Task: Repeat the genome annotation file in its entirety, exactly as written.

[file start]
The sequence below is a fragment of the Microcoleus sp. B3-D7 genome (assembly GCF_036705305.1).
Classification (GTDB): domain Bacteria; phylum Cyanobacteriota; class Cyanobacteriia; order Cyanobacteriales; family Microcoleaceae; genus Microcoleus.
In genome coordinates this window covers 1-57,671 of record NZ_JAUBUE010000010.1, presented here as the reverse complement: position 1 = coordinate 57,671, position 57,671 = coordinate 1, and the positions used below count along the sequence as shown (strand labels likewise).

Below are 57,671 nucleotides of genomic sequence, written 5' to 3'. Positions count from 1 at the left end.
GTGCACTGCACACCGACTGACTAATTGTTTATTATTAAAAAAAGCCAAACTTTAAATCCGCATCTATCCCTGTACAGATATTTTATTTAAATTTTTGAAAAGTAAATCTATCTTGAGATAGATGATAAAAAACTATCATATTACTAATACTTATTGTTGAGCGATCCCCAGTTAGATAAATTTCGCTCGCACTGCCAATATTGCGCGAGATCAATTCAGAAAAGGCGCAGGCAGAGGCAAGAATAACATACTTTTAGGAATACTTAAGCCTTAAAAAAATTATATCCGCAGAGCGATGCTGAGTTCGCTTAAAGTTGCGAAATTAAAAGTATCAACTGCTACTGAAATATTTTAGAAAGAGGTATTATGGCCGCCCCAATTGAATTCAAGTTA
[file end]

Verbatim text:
The sequence below is a fragment of the Microcoleus sp. B3-D7 genome (assembly GCF_036705305.1).
Classification (GTDB): domain Bacteria; phylum Cyanobacteriota; class Cyanobacteriia; order Cyanobacteriales; family Microcoleaceae; genus Microcoleus.
In genome coordinates this window covers 1-57,671 of record NZ_JAUBUE010000010.1, presented here as the reverse complement: position 1 = coordinate 57,671, position 57,671 = coordinate 1, and the positions used below count along the sequence as shown (strand labels likewise).

Below are 57,671 nucleotides of genomic sequence, written 5' to 3'. Positions count from 1 at the left end.
GTGCACTGCACACCGACTGACTAATTGTTTATTATTAAAAAAAGCCAAACTTTAAATCCGCATCTATCCCTGTACAGATATTTTATTTAAATTTTTGAAAAGTAAATCTATCTTGAGATAGATGATAAAAAACTATCATATTACTAATACTTATTGTTGAGCGATCCCCAGTTAGATAAATTTCGCTCGCACTGCCAATATTGCGCGAGATCAATTCAGAAAAGGCGCAGGCAGAGGCAAGAATAACATACTTTTAGGAATACTTAAGCCTTAAAAAAATTATATCCGCAGAGCGATGCTGAGTTCGCTTAAAGTTGCGAAATTAAAAGTATCAACTGCTACTGAAATATTTTAGAAAGAGGTATTATGGCCGCCCCAATTGAATTCAAGTTA